18 18 Observations from HP Survey Best “nominal” quality from traditional “waterfall” (fewer cycles & late changes = less bugs, of course!!) Best balance of quality, flexibility, cost & speed from combining conventional & iterative practices BUT: Differences in quality between waterfall & iterative disappear if use a bundle of techniques: –Short development subcycles (subprojects/milestones) –Early prototypes to get customer feedback –Frequent builds to incorporate feedback, changes –Design/code reviews (check quality continuously) –Regression tests on each build (check for errors, late changes, integration problems)

19 19 Where Iterative May Work Better Fast-paced product markets where technologies, competition, and product features may have to change a lot during a project. Product or custom projects where customers place very high emphasis on leading-edge features. Custom systems where customers place high emphasis on responsiveness to their input during a project. Product or custom projects that require experimentation as in lots of short design, build, and test cycles. Other?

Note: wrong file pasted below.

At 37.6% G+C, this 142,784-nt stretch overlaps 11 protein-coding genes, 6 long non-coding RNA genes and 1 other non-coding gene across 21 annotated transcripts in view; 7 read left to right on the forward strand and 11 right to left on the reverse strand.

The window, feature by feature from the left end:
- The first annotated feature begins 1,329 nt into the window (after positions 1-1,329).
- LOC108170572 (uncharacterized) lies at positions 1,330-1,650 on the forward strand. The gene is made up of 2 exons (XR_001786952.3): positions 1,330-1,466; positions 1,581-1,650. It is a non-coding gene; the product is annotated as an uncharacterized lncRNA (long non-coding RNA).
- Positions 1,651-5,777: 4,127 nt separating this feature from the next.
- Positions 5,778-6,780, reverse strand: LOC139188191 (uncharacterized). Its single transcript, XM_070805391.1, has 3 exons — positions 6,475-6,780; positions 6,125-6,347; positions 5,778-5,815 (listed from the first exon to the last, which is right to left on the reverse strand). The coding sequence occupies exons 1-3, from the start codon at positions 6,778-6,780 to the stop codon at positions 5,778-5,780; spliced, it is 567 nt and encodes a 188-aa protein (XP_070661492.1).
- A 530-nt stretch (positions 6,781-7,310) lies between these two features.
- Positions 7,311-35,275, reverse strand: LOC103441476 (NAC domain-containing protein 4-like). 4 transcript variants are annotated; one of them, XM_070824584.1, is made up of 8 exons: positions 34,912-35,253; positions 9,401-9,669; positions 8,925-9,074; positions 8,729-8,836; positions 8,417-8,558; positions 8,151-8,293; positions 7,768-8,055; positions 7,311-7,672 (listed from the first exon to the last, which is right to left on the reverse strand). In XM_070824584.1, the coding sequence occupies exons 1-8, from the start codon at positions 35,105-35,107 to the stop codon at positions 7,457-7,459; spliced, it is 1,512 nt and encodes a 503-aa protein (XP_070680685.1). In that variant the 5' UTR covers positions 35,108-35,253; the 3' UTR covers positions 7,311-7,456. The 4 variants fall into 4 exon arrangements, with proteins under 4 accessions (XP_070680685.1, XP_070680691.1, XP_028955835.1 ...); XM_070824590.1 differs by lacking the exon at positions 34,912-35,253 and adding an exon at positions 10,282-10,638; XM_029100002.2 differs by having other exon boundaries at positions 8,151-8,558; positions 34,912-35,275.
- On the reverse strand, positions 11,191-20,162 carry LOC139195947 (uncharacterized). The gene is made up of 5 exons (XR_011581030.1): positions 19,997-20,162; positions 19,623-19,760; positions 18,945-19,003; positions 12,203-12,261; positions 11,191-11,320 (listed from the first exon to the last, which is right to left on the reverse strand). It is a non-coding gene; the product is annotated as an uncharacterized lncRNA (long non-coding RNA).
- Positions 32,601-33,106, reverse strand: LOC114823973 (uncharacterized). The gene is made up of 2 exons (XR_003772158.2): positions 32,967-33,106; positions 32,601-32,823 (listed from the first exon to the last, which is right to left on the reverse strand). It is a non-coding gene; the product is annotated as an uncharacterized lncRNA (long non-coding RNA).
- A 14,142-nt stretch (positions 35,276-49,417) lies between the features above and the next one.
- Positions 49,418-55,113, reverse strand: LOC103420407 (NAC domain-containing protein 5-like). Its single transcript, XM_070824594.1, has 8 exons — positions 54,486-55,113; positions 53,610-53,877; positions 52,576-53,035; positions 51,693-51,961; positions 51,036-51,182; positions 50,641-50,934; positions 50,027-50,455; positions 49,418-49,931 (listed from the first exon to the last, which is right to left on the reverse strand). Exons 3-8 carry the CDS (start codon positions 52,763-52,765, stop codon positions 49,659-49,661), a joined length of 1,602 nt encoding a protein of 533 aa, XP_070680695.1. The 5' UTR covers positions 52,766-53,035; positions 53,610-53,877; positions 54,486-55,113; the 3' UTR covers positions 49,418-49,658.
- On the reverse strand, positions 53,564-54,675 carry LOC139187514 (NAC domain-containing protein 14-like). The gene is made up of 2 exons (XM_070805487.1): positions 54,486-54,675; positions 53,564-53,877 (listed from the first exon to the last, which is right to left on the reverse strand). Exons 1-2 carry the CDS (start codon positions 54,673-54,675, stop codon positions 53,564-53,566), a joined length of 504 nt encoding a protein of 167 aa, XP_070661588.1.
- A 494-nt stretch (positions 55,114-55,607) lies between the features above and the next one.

20 20 Where Waterfall May Work Better Extremely high-reliability systems (product or custom projects), where functions are very well understood and no changes in requirements during a project are desired Embedded products with hardware constraints that cannot be easily changed Contract software where client requires a detailed proposal upfront and not possible to limit scope/phases Complex projects (product or custom) where parts of design & coding are outsourced, off-shored, or done in multiple sites, AND there are weak mechanisms to synchronize and manage distributed teams

21 21 High-Level Process Innovation & Design Architecture Team Management Project Management Testing & QA Some Comments on Good Practices

22 22 High-Level Process Strategy “You can’t do anything that’s complex unless you have structure.” For creative people, that structure should be as subtle as possible.